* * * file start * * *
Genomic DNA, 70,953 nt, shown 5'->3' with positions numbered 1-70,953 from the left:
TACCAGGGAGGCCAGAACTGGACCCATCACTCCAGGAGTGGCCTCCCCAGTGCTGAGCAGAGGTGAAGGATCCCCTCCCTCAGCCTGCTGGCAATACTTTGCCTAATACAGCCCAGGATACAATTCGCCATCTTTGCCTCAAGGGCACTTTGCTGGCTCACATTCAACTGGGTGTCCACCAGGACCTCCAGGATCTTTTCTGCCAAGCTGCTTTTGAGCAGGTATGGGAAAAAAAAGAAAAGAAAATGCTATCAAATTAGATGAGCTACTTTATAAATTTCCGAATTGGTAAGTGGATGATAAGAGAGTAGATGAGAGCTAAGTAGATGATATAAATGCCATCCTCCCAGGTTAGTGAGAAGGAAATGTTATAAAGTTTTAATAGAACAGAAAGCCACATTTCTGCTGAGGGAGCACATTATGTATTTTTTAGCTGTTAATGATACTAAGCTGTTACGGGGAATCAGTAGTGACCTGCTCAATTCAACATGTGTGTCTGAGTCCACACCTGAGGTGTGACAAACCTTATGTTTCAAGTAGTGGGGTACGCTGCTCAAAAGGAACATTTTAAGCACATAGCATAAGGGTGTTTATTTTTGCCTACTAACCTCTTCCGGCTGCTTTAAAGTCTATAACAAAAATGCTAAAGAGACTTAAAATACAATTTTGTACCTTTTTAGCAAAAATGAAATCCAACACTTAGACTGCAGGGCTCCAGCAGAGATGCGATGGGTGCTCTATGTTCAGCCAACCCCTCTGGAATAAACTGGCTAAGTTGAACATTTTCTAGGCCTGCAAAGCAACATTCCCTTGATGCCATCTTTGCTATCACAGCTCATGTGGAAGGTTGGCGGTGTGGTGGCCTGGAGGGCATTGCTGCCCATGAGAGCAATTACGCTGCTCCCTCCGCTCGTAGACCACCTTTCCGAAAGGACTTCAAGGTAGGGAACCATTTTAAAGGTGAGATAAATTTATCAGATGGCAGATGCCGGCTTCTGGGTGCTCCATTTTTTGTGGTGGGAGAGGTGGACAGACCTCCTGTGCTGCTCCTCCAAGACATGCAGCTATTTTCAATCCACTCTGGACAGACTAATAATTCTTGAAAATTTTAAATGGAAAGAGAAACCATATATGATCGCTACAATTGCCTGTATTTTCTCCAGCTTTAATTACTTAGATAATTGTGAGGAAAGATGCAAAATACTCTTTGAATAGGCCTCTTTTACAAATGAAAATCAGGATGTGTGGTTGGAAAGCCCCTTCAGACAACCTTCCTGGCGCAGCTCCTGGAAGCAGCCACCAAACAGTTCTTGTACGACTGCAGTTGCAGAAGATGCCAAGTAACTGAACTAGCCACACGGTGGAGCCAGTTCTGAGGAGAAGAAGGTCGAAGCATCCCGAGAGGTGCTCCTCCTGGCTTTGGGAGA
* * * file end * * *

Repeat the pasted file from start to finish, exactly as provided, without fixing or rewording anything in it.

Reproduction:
Genomic DNA, 70,953 nt, shown 5'->3' with positions numbered 1-70,953 from the left:
TACCAGGGAGGCCAGAACTGGACCCATCACTCCAGGAGTGGCCTCCCCAGTGCTGAGCAGAGGTGAAGGATCCCCTCCCTCAGCCTGCTGGCAATACTTTGCCTAATACAGCCCAGGATACAATTCGCCATCTTTGCCTCAAGGGCACTTTGCTGGCTCACATTCAACTGGGTGTCCACCAGGACCTCCAGGATCTTTTCTGCCAAGCTGCTTTTGAGCAGGTATGGGAAAAAAAAGAAAAGAAAATGCTATCAAATTAGATGAGCTACTTTATAAATTTCCGAATTGGTAAGTGGATGATAAGAGAGTAGATGAGAGCTAAGTAGATGATATAAATGCCATCCTCCCAGGTTAGTGAGAAGGAAATGTTATAAAGTTTTAATAGAACAGAAAGCCACATTTCTGCTGAGGGAGCACATTATGTATTTTTTAGCTGTTAATGATACTAAGCTGTTACGGGGAATCAGTAGTGACCTGCTCAATTCAACATGTGTGTCTGAGTCCACACCTGAGGTGTGACAAACCTTATGTTTCAAGTAGTGGGGTACGCTGCTCAAAAGGAACATTTTAAGCACATAGCATAAGGGTGTTTATTTTTGCCTACTAACCTCTTCCGGCTGCTTTAAAGTCTATAACAAAAATGCTAAAGAGACTTAAAATACAATTTTGTACCTTTTTAGCAAAAATGAAATCCAACACTTAGACTGCAGGGCTCCAGCAGAGATGCGATGGGTGCTCTATGTTCAGCCAACCCCTCTGGAATAAACTGGCTAAGTTGAACATTTTCTAGGCCTGCAAAGCAACATTCCCTTGATGCCATCTTTGCTATCACAGCTCATGTGGAAGGTTGGCGGTGTGGTGGCCTGGAGGGCATTGCTGCCCATGAGAGCAATTACGCTGCTCCCTCCGCTCGTAGACCACCTTTCCGAAAGGACTTCAAGGTAGGGAACCATTTTAAAGGTGAGATAAATTTATCAGATGGCAGATGCCGGCTTCTGGGTGCTCCATTTTTTGTGGTGGGAGAGGTGGACAGACCTCCTGTGCTGCTCCTCCAAGACATGCAGCTATTTTCAATCCACTCTGGACAGACTAATAATTCTTGAAAATTTTAAATGGAAAGAGAAACCATATATGATCGCTACAATTGCCTGTATTTTCTCCAGCTTTAATTACTTAGATAATTGTGAGGAAAGATGCAAAATACTCTTTGAATAGGCCTCTTTTACAAATGAAAATCAGGATGTGTGGTTGGAAAGCCCCTTCAGACAACCTTCCTGGCGCAGCTCCTGGAAGCAGCCACCAAACAGTTCTTGTACGACTGCAGTTGCAGAAGATGCCAAGTAACTGAACTAGCCACACGGTGGAGCCAGTTCTGAGGAGAAGAAGGTCGAAGCATCCCGAGAGGTGCTCCTCCTGGCTTTGGGAGA